Italy rallies past Denmark for dramatic team pursuit gold


IZU, Japan — Filippo Ganna warned his teammates on the Italian team pursuit squad not to celebrate too much after setting a world record in reaching the Olympic finals, knowing full well that they still needed to race Denmark for gold.

Well, they can have a proper party now.

The squad of Ganna, Simone Consonni, Francesco Lamon and Jonathan Milan overcame a nearly half-second deficit over the final five laps of the 16-lap race to beat the reigning world champions by the slimmest of margins.

Italy stopped the clock at 3:42.032. The Danes finished in 3:42.203.

“We are so happy for this gold medal and so happy for this world record,” said Ganna, whose massive turn at the front allowed Italy to make up its deficit. “We have a beautiful team, like a family, so for me and us, it means a lot.”

As for the Danes? Total disappointment.

“It’s devastating,” Lasse Norman Hansen said.

Australia, the silver medalist in Rio, took the bronze. The Aussies were in a tight race with New Zealand before a touch of wheels sent one of the Kiwi riders to the ground and effectively eliminated them from contention.

The men’s team pursuit has been engulfed in controversy ever since the Danes stepped on the track for qualifying.

After setting an Olympic record with their ride, the British joined several other teams in lodging a protest over kinesiology tape that Denmark wore on their shins and aerodynamic vests under their jerseys. The tape in theory would disrupt air flow and give them an advantage while the Brits claimed the vests were not publicly available when they needed to be.

Denmark, which said it had gotten permission to use the tape, did not wear it for the rest of the rounds.

But their spot in the final was still put in jeopardy when the Danes faced three-time defending champion Britain in their heat. Denmark was so far ahead just after the halfway point that its leading rider, Frederik Madsen, collided with the trailing British rider, Charlie Tanfield, sending both to the ground and nearly touching off a fight.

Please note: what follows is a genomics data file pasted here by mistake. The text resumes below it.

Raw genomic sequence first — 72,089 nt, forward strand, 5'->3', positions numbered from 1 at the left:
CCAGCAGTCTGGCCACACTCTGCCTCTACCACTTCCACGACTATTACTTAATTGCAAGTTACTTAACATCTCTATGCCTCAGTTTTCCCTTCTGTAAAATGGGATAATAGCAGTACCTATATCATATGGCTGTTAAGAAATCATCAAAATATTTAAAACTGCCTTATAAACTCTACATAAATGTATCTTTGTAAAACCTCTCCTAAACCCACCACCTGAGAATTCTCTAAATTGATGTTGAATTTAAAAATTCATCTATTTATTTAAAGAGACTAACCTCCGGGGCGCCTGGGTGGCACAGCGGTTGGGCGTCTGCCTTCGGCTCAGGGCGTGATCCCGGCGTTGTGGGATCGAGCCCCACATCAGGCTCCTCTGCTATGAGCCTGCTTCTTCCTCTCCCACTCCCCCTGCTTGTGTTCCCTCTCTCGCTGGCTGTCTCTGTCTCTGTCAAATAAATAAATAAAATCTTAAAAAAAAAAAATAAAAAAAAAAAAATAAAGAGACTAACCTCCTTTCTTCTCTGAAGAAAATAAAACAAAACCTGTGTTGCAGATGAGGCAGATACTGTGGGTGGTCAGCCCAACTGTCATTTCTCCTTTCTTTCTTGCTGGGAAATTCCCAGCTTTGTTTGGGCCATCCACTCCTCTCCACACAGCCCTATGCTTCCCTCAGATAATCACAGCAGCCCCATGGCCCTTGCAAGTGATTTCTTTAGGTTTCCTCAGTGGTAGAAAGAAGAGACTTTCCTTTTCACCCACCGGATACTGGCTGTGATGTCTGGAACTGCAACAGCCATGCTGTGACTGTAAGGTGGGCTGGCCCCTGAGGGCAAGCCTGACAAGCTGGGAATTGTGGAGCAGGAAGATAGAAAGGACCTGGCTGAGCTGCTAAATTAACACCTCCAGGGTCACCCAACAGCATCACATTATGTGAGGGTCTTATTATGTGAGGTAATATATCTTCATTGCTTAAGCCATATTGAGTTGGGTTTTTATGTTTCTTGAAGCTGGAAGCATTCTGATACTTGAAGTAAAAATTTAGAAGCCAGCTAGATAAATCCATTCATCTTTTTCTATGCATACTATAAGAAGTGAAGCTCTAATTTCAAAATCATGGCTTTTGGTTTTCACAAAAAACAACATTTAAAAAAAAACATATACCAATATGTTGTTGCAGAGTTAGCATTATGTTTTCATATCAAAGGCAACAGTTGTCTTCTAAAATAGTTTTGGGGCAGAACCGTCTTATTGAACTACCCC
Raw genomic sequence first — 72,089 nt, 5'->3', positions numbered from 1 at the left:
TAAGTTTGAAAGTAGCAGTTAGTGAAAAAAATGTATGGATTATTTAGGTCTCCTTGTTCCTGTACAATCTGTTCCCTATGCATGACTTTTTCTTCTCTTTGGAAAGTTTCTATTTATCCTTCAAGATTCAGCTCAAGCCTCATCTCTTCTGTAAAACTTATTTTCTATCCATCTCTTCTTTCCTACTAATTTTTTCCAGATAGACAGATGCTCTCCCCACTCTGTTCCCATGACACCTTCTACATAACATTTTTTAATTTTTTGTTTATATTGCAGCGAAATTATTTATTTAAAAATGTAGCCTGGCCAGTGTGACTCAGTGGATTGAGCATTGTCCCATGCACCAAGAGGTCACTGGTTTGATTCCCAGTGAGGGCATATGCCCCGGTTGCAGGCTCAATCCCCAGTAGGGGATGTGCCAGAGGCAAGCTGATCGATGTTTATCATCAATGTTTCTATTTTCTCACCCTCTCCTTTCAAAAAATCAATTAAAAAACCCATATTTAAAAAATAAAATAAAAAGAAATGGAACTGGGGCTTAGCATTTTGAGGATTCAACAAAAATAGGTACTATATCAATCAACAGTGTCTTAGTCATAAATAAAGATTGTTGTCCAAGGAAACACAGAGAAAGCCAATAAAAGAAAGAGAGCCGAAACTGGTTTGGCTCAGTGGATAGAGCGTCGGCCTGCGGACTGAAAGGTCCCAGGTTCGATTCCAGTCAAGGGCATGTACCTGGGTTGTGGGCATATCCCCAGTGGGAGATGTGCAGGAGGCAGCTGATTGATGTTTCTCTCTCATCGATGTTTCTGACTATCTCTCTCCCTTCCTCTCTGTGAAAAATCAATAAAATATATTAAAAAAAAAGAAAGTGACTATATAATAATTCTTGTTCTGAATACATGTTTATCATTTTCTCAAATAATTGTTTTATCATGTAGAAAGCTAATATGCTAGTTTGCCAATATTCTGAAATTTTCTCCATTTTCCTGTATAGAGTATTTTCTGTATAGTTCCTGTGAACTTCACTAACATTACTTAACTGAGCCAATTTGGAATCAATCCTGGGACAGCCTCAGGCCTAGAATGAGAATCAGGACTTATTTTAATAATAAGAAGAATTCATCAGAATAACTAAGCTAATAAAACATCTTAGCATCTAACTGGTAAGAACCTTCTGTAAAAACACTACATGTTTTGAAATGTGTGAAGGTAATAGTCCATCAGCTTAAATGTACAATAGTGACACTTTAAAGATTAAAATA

Even though Madsen was at fault, officials declared that Denmark had caught Britain and effectively won the race.

“I was just frustrated at the situation,” Madsen said, “not at him, because he was doing his job and I was doing my job.”

The team of Madsen, Hansen, Niklas Larsen and Rasmus Pedersen trailed the first half of their final against Italy before pulling ahead, eventually building a half-second lead with 1,250 meters left in the 4,000-meter race.

But with Ganna pulling hard at the front, the Italians closed a deficit of 55 thousandths of a second on the last lap to win the first gold medal for their country in the men’s team pursuit since the 1960 Rome Olympics.

The start of the women’s keirin also carried with it a hint of controversy.

Earlier in the program, the duo of Bao Shanju and Zhong Tianshi wore pin badges of Communist China’s founding leader, Mao Zedong, after winning the team sprint gold medal. The IOC said Tuesday it was “looking into the matter” because the pins could be viewed as a breach of Olympic rules that prohibit political statements on the podium.

Bao and Zhong were back in action for the keirin, a discipline where riders followed a motorized bike called a derny as it slowly picks up speed, then they sprint for the finish line when the pacer ducks off the track.

Zhong was third in her heat, but advanced to Thursday’s quarterfinals when Britain’s Katy Marchant was relegated. Bao was fourth in her heat and was eliminated when she finished last in her repechage.

Marchant survived her repechage. So did Germany’s Emma Hinze, the reigning world champion.

The men’s sprint also got started with qualifying, where Dutch teammates Jeffrey Hoogland and Harrie Lavreysen tied for the Olympic record in 9.215 seconds, and the opening match races that began to whittle down the field.

Most of the heavy hitters advanced in the competition, including Jason Kenny, who is trying to break a tie with Chris Hoy for the most gold medals among Brits with his seventh. Kenny has won the past two Olympic finals.

“I’ve been struggling a bit. I just felt like every ride was a final,” Kenny said. “That’s it, really. Job’s done for today. Go get fueled up a bit and hopefully have another good day tomorrow.”

Read full article on BusinessMirror